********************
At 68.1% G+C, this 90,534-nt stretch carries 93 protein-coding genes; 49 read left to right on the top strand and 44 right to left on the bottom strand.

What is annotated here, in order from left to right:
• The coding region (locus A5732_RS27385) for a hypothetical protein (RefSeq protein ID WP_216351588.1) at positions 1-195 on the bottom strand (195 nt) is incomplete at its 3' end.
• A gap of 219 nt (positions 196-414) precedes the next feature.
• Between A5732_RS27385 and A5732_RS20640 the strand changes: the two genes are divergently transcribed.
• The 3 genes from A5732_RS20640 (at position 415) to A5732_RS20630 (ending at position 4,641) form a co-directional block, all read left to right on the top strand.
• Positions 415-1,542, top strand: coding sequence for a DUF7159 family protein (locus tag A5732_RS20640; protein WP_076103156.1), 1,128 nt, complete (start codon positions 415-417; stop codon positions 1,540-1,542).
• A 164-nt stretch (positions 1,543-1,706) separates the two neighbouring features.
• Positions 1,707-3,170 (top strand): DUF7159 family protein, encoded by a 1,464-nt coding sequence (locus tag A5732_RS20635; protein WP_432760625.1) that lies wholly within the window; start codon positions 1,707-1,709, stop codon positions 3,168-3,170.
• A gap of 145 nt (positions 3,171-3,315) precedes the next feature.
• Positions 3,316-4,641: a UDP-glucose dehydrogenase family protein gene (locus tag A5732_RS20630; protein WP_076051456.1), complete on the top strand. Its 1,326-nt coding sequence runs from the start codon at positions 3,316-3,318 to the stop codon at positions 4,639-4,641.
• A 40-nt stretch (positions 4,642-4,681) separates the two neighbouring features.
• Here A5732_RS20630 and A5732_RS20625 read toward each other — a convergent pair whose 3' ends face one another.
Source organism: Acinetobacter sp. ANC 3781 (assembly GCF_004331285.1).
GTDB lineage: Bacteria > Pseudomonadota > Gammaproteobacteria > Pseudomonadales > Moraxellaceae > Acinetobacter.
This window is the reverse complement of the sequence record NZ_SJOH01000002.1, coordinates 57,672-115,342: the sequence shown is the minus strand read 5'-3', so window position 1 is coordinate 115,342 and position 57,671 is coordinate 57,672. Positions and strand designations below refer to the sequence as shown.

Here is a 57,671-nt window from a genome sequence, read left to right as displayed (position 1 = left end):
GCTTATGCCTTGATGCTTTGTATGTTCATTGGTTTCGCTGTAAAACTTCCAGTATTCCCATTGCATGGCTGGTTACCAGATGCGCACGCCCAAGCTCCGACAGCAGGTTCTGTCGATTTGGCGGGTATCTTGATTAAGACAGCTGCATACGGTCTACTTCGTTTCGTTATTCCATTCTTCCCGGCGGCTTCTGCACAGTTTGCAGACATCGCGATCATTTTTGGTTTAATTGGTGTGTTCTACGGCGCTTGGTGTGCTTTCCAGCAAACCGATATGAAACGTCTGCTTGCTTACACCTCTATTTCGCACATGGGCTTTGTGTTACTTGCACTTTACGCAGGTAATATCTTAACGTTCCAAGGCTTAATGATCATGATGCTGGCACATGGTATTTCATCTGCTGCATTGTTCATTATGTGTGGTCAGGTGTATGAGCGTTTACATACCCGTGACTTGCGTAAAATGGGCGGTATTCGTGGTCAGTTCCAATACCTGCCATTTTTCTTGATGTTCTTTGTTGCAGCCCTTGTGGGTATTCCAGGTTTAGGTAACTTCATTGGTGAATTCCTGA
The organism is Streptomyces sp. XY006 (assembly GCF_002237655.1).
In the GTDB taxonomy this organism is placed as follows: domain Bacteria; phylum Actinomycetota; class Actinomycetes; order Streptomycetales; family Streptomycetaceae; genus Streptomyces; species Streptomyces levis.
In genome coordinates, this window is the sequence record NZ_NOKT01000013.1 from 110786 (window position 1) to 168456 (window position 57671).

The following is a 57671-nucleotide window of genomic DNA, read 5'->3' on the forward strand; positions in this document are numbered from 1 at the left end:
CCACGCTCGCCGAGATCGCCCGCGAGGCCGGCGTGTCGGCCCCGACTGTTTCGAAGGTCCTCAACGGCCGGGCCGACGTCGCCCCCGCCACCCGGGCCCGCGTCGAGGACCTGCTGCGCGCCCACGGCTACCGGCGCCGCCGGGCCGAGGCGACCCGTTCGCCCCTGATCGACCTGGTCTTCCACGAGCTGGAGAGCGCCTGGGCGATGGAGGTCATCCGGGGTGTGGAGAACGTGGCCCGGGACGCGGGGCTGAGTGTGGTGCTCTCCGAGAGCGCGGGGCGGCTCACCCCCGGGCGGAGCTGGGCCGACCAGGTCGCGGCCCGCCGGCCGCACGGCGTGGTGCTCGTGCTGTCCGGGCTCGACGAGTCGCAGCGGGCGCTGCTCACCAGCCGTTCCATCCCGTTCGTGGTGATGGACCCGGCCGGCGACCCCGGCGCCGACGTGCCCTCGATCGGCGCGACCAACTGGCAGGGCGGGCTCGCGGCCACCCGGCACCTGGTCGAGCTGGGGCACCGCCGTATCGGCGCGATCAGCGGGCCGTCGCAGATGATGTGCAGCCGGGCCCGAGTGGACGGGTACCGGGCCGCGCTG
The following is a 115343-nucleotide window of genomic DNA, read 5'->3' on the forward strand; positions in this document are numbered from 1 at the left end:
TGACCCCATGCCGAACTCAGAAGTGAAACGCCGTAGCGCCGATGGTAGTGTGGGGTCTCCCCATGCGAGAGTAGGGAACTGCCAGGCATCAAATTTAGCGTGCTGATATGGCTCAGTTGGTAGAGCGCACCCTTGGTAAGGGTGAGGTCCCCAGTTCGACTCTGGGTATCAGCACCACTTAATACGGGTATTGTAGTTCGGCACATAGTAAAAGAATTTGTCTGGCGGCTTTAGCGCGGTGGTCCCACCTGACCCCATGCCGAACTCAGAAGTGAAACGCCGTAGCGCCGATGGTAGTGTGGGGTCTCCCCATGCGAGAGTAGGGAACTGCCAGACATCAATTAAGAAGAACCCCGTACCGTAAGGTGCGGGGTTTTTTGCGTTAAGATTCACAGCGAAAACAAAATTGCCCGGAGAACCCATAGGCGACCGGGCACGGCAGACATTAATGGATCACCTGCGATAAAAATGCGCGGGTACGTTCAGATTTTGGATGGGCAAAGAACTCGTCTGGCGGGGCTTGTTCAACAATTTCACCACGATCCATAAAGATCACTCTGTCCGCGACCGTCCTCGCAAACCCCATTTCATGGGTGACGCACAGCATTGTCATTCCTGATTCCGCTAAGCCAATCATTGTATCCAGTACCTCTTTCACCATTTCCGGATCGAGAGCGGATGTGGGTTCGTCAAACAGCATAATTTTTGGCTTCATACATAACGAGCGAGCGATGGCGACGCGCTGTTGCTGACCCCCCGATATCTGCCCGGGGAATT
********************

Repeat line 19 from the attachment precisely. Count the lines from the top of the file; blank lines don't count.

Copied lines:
The organism is Streptomyces sp. XY006 (assembly GCF_002237655.1).